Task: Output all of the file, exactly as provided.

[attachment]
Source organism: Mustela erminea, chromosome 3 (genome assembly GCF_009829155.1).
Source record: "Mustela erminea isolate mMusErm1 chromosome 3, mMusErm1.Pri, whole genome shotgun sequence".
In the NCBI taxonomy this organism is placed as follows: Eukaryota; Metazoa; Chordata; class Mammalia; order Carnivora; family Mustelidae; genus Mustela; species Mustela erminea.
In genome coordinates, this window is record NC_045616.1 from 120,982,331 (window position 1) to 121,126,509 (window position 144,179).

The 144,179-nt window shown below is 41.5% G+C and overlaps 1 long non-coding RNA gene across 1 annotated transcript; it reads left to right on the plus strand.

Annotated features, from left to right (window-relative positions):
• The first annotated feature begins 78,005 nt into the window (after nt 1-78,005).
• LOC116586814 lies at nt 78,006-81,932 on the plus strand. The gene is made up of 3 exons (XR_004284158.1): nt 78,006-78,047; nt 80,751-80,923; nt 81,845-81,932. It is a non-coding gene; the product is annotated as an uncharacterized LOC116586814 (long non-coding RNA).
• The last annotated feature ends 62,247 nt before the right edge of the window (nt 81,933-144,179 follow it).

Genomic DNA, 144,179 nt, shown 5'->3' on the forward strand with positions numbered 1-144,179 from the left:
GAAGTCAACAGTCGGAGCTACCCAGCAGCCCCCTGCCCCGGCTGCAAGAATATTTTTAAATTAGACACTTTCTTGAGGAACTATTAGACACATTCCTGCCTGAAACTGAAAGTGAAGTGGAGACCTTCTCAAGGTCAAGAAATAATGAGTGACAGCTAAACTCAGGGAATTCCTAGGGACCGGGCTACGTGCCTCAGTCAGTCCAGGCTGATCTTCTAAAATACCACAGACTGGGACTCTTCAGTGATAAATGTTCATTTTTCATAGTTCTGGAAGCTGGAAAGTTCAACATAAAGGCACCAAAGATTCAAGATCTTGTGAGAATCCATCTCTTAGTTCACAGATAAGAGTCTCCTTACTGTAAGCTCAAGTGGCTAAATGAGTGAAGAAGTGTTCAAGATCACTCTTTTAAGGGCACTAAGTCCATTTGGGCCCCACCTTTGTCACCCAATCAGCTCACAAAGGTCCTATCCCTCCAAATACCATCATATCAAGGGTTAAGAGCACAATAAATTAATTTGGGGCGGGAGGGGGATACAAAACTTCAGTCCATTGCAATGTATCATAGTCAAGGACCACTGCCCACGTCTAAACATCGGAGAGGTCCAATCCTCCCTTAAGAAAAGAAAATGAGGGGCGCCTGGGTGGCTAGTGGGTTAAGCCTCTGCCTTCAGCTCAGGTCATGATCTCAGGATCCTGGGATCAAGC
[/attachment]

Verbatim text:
Source organism: Mustela erminea, chromosome 3 (genome assembly GCF_009829155.1).
Source record: "Mustela erminea isolate mMusErm1 chromosome 3, mMusErm1.Pri, whole genome shotgun sequence".
In the NCBI taxonomy this organism is placed as follows: Eukaryota; Metazoa; Chordata; class Mammalia; order Carnivora; family Mustelidae; genus Mustela; species Mustela erminea.
In genome coordinates, this window is record NC_045616.1 from 120,982,331 (window position 1) to 121,126,509 (window position 144,179).

The 144,179-nt window shown below is 41.5% G+C and overlaps 1 long non-coding RNA gene across 1 annotated transcript; it reads left to right on the plus strand.

Annotated features, from left to right (window-relative positions):
• The first annotated feature begins 78,005 nt into the window (after nt 1-78,005).
• LOC116586814 lies at nt 78,006-81,932 on the plus strand. The gene is made up of 3 exons (XR_004284158.1): nt 78,006-78,047; nt 80,751-80,923; nt 81,845-81,932. It is a non-coding gene; the product is annotated as an uncharacterized LOC116586814 (long non-coding RNA).
• The last annotated feature ends 62,247 nt before the right edge of the window (nt 81,933-144,179 follow it).

Genomic DNA, 144,179 nt, shown 5'->3' on the forward strand with positions numbered 1-144,179 from the left:
GAAGTCAACAGTCGGAGCTACCCAGCAGCCCCCTGCCCCGGCTGCAAGAATATTTTTAAATTAGACACTTTCTTGAGGAACTATTAGACACATTCCTGCCTGAAACTGAAAGTGAAGTGGAGACCTTCTCAAGGTCAAGAAATAATGAGTGACAGCTAAACTCAGGGAATTCCTAGGGACCGGGCTACGTGCCTCAGTCAGTCCAGGCTGATCTTCTAAAATACCACAGACTGGGACTCTTCAGTGATAAATGTTCATTTTTCATAGTTCTGGAAGCTGGAAAGTTCAACATAAAGGCACCAAAGATTCAAGATCTTGTGAGAATCCATCTCTTAGTTCACAGATAAGAGTCTCCTTACTGTAAGCTCAAGTGGCTAAATGAGTGAAGAAGTGTTCAAGATCACTCTTTTAAGGGCACTAAGTCCATTTGGGCCCCACCTTTGTCACCCAATCAGCTCACAAAGGTCCTATCCCTCCAAATACCATCATATCAAGGGTTAAGAGCACAATAAATTAATTTGGGGCGGGAGGGGGATACAAAACTTCAGTCCATTGCAATGTATCATAGTCAAGGACCACTGCCCACGTCTAAACATCGGAGAGGTCCAATCCTCCCTTAAGAAAAGAAAATGAGGGGCGCCTGGGTGGCTAGTGGGTTAAGCCTCTGCCTTCAGCTCAGGTCATGATCTCAGGATCCTGGGATCAAGC